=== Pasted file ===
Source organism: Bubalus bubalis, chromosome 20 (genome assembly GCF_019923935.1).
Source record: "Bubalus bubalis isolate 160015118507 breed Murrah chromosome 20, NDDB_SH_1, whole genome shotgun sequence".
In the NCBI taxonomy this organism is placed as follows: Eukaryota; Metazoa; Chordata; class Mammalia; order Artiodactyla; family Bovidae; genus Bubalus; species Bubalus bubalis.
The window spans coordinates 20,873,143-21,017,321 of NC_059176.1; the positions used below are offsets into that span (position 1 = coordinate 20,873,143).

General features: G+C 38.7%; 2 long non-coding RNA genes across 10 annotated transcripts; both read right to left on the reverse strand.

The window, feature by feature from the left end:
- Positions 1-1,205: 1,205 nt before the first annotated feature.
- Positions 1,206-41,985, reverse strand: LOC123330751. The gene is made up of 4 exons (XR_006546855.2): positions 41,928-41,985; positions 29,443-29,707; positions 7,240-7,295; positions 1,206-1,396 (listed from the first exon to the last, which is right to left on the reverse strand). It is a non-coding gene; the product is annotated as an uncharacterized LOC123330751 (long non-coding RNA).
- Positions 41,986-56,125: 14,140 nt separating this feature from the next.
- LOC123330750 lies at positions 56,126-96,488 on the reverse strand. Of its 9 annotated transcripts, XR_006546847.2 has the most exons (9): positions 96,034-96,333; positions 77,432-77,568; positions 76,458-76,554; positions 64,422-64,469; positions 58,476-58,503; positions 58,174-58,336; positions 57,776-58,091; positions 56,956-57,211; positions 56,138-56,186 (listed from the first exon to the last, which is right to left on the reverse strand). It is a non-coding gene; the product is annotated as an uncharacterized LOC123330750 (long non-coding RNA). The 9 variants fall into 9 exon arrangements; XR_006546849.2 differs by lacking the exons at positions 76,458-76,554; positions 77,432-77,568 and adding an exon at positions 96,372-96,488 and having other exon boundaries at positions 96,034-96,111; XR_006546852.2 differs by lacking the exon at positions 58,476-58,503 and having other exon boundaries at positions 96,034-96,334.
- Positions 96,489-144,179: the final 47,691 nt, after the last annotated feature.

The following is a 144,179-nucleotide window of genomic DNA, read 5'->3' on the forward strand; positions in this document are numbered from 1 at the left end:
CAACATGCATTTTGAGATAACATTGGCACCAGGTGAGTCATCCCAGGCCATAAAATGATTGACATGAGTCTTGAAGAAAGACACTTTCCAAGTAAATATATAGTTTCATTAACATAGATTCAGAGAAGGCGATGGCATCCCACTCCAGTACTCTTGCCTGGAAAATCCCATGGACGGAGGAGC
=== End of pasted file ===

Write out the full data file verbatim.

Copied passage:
Source organism: Bubalus bubalis, chromosome 20 (genome assembly GCF_019923935.1).
Source record: "Bubalus bubalis isolate 160015118507 breed Murrah chromosome 20, NDDB_SH_1, whole genome shotgun sequence".
In the NCBI taxonomy this organism is placed as follows: Eukaryota; Metazoa; Chordata; class Mammalia; order Artiodactyla; family Bovidae; genus Bubalus; species Bubalus bubalis.
The window spans coordinates 20,873,143-21,017,321 of NC_059176.1; the positions used below are offsets into that span (position 1 = coordinate 20,873,143).

General features: G+C 38.7%; 2 long non-coding RNA genes across 10 annotated transcripts; both read right to left on the reverse strand.

The window, feature by feature from the left end:
- Positions 1-1,205: 1,205 nt before the first annotated feature.
- Positions 1,206-41,985, reverse strand: LOC123330751. The gene is made up of 4 exons (XR_006546855.2): positions 41,928-41,985; positions 29,443-29,707; positions 7,240-7,295; positions 1,206-1,396 (listed from the first exon to the last, which is right to left on the reverse strand). It is a non-coding gene; the product is annotated as an uncharacterized LOC123330751 (long non-coding RNA).
- Positions 41,986-56,125: 14,140 nt separating this feature from the next.
- LOC123330750 lies at positions 56,126-96,488 on the reverse strand. Of its 9 annotated transcripts, XR_006546847.2 has the most exons (9): positions 96,034-96,333; positions 77,432-77,568; positions 76,458-76,554; positions 64,422-64,469; positions 58,476-58,503; positions 58,174-58,336; positions 57,776-58,091; positions 56,956-57,211; positions 56,138-56,186 (listed from the first exon to the last, which is right to left on the reverse strand). It is a non-coding gene; the product is annotated as an uncharacterized LOC123330750 (long non-coding RNA). The 9 variants fall into 9 exon arrangements; XR_006546849.2 differs by lacking the exons at positions 76,458-76,554; positions 77,432-77,568 and adding an exon at positions 96,372-96,488 and having other exon boundaries at positions 96,034-96,111; XR_006546852.2 differs by lacking the exon at positions 58,476-58,503 and having other exon boundaries at positions 96,034-96,334.
- Positions 96,489-144,179: the final 47,691 nt, after the last annotated feature.

The following is a 144,179-nucleotide window of genomic DNA, read 5'->3' on the forward strand; positions in this document are numbered from 1 at the left end:
CAACATGCATTTTGAGATAACATTGGCACCAGGTGAGTCATCCCAGGCCATAAAATGATTGACATGAGTCTTGAAGAAAGACACTTTCCAAGTAAATATATAGTTTCATTAACATAGATTCAGAGAAGGCGATGGCATCCCACTCCAGTACTCTTGCCTGGAAAATCCCATGGACGGAGGAGC